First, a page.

The Magic of Movies

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With a few welcome exceptions, TV shows and films about aging most often feature dire and dour stereotypes of the later years of life. It can be downright depressing.

But challenge yourself to keep a straight face while watching the iconic scene from the 1952 I Love Lucy” episode in which Lucy and Ethel have first delicious, then disastrous results while trying to wrap up chocolates traveling down an ever-speeding conveyor belt. The giggles it likely provokes are therapeutic on their own. And for people with Alzheimer’s disease and other forms of dementia, watching familiar filmed pieces does more than just turn over their tickleboxes; it can actually be a form of treatment for many of the nettlesome symptoms they experience, such as aggression, anxiety, agitation, and apathy.

Now Playing: ‘Movie Moments’

“Creative arts have the power to connect with deep-rooted emotional memories that never leave. And films, especially films with music, help transcend age, culture, and language,” according to Rachel Main, a family support coordinator with the Alzheimer’s Association and co-founder of Creative Aging San Francisco, a group focused on using the creative arts to foster healthy aging.

Main is also the moving force behind “Movie Moments at the Vogue,” an interactive event at which people with Alzheimer’s and other forms of dementia, along with their caregivers, are invited to enjoy brief clips from a number of well-known movies and discuss them. Held at one of San Francisco’s few remaining single-screen theatres, the third and most recent showing attracted a sold-out crowd of 200 movie buffs, along with a couple dozen volunteers.

Main describes Movie Magic as “a dementia-inclusive initiative bridging film and community” — and the event delivers on that promise. Despite some concerns that people in the early stages of dementia would be put off mixing with those in later stages, all were invited to attend. “The early stagers said afterward they were relieved not to be warehoused — that they could look forward to a once-familiar form of socializing in the future,” Main says. “One participant said: ‘It’s just so amazing to be welcomed.’”

Details, Details

That alone helps make the painstaking planning and somewhat wonky logistics worthwhile. Because watching a long movie can be frustrating for someone with dementia, curated films are shown in 8 to 10-minute clips, obviating the need to piece together complicated plots. Each is followed by audience discussion led by a moderator urging them to discuss the universal issues the films brought to mind, often embedded in their long-term memories — including romance, friendship, family, and careers. To garner the attention of the diverse audience members, Main and other event organizers found it best to mix up film topics rather than focus on a theme. Initial Movie Magic offerings were confined to older films. But that stricture has been relaxed. As one example, a clip from Little Miss Sunshine, a touching and hilarious 2006 film featuring an intergenerational cross-country road trip in a VW bus, was recently added to great applause from the viewing audience.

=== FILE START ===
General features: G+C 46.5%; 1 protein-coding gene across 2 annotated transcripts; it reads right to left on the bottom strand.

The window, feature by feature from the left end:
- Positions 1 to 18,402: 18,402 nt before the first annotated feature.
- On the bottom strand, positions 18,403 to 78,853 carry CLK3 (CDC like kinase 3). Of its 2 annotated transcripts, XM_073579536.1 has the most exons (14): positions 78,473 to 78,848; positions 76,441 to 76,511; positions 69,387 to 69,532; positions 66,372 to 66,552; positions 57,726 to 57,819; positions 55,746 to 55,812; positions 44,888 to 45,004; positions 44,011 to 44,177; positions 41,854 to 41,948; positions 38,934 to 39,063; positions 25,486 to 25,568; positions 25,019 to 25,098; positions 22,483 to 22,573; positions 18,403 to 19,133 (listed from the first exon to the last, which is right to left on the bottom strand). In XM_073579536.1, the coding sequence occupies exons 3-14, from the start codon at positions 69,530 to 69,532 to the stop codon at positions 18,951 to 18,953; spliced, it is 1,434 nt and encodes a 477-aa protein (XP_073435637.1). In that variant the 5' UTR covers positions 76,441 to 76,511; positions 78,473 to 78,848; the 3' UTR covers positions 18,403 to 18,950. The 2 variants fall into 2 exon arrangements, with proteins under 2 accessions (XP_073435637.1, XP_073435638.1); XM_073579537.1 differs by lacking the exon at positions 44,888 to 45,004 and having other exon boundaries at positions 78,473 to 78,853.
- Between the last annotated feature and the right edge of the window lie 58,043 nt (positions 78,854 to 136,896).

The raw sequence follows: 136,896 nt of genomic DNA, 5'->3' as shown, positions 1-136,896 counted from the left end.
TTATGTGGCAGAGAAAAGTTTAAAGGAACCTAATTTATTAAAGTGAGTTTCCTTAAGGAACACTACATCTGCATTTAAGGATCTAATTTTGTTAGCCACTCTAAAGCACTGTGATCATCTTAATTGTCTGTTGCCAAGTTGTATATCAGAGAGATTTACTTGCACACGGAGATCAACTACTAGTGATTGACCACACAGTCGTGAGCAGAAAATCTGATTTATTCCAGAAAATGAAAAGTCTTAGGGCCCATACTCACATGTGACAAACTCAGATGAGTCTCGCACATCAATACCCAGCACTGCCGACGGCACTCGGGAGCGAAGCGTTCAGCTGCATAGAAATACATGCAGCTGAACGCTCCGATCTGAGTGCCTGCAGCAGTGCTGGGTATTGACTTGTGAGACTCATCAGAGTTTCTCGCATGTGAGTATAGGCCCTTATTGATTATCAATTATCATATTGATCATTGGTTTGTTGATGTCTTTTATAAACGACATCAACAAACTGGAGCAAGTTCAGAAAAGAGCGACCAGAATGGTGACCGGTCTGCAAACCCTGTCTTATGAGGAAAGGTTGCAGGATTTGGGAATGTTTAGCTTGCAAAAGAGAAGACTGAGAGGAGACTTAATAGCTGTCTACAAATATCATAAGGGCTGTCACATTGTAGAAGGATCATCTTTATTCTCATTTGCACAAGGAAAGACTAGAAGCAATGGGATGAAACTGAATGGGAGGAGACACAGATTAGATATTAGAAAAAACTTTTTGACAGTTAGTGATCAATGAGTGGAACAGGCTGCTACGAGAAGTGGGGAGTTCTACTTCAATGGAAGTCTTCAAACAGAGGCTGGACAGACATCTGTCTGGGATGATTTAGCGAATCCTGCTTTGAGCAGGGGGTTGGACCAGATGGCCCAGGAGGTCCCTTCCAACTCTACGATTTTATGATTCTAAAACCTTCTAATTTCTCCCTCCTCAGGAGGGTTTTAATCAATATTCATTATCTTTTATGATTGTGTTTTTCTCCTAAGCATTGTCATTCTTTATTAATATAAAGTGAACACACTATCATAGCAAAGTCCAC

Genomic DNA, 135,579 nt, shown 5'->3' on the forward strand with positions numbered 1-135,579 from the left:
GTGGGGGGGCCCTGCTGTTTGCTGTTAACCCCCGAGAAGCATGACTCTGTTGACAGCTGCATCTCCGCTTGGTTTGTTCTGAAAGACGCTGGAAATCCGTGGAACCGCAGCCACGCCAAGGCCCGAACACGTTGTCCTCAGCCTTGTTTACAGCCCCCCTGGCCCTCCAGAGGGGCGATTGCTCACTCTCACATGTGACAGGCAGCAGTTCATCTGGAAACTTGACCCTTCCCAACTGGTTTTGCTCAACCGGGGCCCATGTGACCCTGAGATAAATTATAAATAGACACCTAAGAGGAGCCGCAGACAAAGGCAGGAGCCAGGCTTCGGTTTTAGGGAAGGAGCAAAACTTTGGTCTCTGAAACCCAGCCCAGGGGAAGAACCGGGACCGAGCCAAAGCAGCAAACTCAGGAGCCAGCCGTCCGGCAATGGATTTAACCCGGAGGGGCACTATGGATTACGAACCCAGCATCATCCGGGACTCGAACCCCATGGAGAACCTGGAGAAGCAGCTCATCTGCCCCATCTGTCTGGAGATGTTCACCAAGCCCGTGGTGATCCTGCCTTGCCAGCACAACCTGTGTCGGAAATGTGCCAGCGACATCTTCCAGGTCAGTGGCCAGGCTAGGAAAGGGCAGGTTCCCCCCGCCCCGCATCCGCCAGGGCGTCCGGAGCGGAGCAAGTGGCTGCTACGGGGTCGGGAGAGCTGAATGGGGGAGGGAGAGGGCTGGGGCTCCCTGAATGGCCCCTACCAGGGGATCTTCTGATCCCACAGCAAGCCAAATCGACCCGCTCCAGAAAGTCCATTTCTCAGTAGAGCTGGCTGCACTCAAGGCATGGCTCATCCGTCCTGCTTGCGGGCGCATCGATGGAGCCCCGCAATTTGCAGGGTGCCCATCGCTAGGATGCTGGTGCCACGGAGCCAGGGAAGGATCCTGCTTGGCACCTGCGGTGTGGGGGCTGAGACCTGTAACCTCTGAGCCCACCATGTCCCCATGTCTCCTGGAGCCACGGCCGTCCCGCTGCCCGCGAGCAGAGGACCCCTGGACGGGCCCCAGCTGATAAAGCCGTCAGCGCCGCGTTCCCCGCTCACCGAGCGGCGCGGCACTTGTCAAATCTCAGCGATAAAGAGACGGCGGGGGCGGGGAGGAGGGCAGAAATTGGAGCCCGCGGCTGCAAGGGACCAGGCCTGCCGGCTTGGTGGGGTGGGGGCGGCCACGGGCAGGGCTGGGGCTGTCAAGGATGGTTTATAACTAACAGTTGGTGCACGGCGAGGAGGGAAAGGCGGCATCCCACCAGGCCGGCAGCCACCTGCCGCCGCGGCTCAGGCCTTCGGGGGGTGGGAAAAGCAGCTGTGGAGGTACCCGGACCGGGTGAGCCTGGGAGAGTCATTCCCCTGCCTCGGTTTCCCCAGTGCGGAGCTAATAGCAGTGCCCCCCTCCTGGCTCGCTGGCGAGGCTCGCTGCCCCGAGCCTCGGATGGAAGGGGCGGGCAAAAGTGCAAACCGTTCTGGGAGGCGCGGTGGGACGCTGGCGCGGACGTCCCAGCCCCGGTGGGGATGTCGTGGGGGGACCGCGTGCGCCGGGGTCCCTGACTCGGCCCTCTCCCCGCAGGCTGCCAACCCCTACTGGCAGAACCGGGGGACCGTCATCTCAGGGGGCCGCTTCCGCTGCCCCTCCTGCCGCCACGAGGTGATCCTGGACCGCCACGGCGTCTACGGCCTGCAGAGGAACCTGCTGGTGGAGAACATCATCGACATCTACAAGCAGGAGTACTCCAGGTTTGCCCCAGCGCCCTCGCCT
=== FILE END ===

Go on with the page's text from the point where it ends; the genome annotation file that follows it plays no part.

Those who intend to attend Movie Magic are required to reserve a seat in advance — and asked to indicate if they need wheelchair space or have mobility or transferring issues that require assistance; if so, a couple dozen volunteers are available to lend helping hands. In addition to the costumed volunteers who welcome attendees and show them to their sets, there is plenty more room for the promised community involvement. Along with the Alzheimer’s Association and Creative Aging San Francisco, additional program partners have been the Elder Care Alliance and Medical Clown Project. In addition, more than a dozen senior living communities and organizations participated by publicizing the event and transporting seniors and their caregivers to it.

More Than Good Popcorn

Thanks to the easy availability of streaming services, it’s easy to pull up and watch part of a poignant film with a loved one who has dementia. But Main also lauds the positive effects of watching en masse. “There’s something magical about being at a theatre, being back in society, taking in the familiar smell of popcorn,” she says. She also notes that the time of the day the event is held — 10 a.m. to noon — is good for many who may suffer from early morning agitation or late afternoon Sundowner’s syndrome. And the darkened theatre is also calming for most attending.

In addition to providing therapeutic entertainment for them, event organizers say additional goals are to increase positive attitudes and awareness of dementia while at the same time reducing stigmas often associated with it.

While Main helped spearhead the specialized filmfest in San Francisco, she freely admits she didn’t originate the concept. “I think one thing I’m really good at is copying other people’s ideas,” she says. One of the pioneers is a program titled “Meet Me at the Movies & Make Memories,” based in Brookline, Massachusetts.

That program is worthy of imitation, according to a recent comprehensive study funded by a grant from the National Endowment for the Arts. It answered “yes” to the question it posed: “Does Meet Me at the Movies programming elicit increased levels of positive engagement/affect and reduced levels of negative engagement/affect in persons with dementia, as compared to standard activities?”

That’s researcher speak for “It really works.”

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